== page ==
Programmable Devices
CPLDs, FPGAs, SoC FPGAs, Configuration, and Transceivers
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19997 Discussions

How to set up shared on-chip memory

Honored Contributor II

Hi, using Cyclone V with HPS. 


I have a custom Verilog module which needs to have its own registers, as well as read/write access to 1kByte of on-chip memory. The Linux side also needs to have access to both the module's registers and the on-chip memory. 


I'm able to get the module's registers memory mapped in Linux and can read/write them, using the Avalon interface. 

I assume I can get on-chip memory to be memory-mapped in Linux too, at a different base address. 

However I'm not sure where to begin with getting my module to read/write on-chip memory. 


I'd like to just use the Verilog array syntax, like read_data <= my_memory[addr] or my_memory[addr] <= write_data, where my_memory is the shared on-chip 1kB memory. 

I'd prefer not to have to write Avalon master logic, eg controlling chip selects, read/write signals, etc., from my module to access the shared memory, just the Verilog array syntax. 

Is this possible? 


Can someone please provide an overview or point to an example of how to have a custom module access on-chip memory which is shared with the Linux side?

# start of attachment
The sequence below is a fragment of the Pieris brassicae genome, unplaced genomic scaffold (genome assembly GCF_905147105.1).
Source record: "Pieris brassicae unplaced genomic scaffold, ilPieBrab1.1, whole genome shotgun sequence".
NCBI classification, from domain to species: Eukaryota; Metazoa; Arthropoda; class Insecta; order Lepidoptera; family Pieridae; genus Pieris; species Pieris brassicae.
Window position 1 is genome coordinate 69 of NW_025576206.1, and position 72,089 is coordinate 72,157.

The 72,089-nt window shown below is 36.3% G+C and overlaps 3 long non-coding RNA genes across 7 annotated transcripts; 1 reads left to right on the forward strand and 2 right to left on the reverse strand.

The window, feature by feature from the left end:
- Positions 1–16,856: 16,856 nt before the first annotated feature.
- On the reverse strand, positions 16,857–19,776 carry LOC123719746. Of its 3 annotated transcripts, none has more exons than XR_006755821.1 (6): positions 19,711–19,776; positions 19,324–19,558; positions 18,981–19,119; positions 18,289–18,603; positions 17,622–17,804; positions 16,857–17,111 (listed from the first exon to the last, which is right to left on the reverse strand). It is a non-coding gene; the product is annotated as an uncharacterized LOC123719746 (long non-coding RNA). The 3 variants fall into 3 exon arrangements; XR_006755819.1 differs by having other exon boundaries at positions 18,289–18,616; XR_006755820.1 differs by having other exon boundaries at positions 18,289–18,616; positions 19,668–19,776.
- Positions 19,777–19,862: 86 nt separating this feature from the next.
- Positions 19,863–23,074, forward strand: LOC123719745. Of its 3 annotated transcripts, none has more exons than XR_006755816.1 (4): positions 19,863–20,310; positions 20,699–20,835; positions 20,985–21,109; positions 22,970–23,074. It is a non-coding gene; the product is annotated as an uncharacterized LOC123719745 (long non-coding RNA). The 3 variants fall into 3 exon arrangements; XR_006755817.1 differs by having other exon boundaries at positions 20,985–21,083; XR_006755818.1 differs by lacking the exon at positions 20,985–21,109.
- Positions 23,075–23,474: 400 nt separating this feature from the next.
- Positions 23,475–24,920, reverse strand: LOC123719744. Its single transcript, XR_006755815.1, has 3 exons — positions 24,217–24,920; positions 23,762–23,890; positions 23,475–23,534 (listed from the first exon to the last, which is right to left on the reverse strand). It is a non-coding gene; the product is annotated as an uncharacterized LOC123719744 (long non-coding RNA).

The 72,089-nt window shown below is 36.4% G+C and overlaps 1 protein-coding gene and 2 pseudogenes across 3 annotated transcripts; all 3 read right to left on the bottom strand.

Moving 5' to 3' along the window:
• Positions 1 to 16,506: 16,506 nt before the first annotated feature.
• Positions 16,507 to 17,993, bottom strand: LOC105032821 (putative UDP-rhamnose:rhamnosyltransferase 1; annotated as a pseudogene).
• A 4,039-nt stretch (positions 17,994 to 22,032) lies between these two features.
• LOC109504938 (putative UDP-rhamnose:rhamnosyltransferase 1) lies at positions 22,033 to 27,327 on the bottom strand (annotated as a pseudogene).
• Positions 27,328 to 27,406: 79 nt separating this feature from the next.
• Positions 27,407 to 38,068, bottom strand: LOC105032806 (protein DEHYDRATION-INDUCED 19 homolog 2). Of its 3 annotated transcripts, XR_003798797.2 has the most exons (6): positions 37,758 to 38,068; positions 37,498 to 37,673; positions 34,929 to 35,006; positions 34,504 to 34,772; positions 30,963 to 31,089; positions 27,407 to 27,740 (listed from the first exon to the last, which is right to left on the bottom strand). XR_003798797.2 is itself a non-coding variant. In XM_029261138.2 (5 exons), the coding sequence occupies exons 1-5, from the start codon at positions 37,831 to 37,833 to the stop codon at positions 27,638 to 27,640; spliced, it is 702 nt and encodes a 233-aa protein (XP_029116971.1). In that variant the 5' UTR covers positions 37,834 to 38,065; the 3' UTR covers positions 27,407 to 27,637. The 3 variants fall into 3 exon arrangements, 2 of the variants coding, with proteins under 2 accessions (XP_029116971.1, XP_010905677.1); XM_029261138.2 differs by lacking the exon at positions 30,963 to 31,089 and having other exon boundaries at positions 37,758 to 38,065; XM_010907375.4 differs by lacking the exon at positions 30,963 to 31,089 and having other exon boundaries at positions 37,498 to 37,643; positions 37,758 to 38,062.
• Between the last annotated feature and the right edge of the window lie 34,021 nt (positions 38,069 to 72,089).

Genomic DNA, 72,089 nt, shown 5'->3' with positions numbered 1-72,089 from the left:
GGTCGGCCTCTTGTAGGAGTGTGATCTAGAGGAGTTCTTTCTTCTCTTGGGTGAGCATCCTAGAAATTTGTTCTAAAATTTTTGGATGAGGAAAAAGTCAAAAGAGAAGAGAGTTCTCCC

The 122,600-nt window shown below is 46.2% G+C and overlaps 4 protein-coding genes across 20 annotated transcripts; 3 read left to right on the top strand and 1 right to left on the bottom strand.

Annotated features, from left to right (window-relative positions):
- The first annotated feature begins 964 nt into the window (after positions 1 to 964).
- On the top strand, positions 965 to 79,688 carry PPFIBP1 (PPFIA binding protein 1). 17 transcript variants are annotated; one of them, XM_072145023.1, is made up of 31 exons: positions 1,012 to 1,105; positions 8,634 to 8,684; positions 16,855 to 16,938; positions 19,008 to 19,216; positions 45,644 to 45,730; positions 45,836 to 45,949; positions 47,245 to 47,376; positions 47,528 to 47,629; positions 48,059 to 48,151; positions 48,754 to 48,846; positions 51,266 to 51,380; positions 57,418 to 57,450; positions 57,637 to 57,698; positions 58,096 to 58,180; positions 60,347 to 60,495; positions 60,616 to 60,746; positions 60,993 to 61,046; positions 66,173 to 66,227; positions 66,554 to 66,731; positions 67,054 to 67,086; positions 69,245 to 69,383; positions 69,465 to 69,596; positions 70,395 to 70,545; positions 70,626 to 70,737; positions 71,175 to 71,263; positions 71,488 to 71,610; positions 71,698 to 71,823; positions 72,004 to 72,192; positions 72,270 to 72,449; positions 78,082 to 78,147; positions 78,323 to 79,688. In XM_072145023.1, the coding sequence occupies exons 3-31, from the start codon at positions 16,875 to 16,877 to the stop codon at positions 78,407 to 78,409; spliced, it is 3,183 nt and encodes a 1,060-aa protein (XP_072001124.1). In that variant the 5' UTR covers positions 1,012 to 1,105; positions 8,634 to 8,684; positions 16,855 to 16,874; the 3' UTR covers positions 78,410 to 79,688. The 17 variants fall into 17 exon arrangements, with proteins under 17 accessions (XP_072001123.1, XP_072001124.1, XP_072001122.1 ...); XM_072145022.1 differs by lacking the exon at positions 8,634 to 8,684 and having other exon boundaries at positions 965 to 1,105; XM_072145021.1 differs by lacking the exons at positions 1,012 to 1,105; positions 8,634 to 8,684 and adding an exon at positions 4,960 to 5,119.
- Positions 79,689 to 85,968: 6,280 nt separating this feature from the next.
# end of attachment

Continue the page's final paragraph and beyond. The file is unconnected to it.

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2 Replies
Honored Contributor II

Hi sonicsmooth, 


The Cyclone V HPS Golden Hardware Reference Design (GHRD) has on-chip memory implemented in the FPGA fabric and accessible to both the HPS and a JTAG master. The HPS can access the on-chip memory through the HPS to FPGA bridge memory range while you can also access the on-chip memory using System Console when the board is connected through USB Blaster. Perhaps you can use this as a starting point to implement your design? 


GHRD overview: 



Using System Console to access GHRD peripherals: 




(This message was posted on behalf of Intel Corporation)
Honored Contributor II

Thanks for the response. 


From within Quartus, I was able to find the verilog template for instantiating "real" dual-port on-chip memory (as opposed to registers). I had gotten the thing to simulate properly using registers, but there were a gazillion timing errors. Once I switched to using on-chip ram, the timing errors went away and things seemed to work better. The cost for this was some complexity in accessing the memory with the read/write strobes, etc., dealing with clocks, etc., so I didn't get the array[i] syntax I wanted. Oh well. I was able to access this ram from within system console.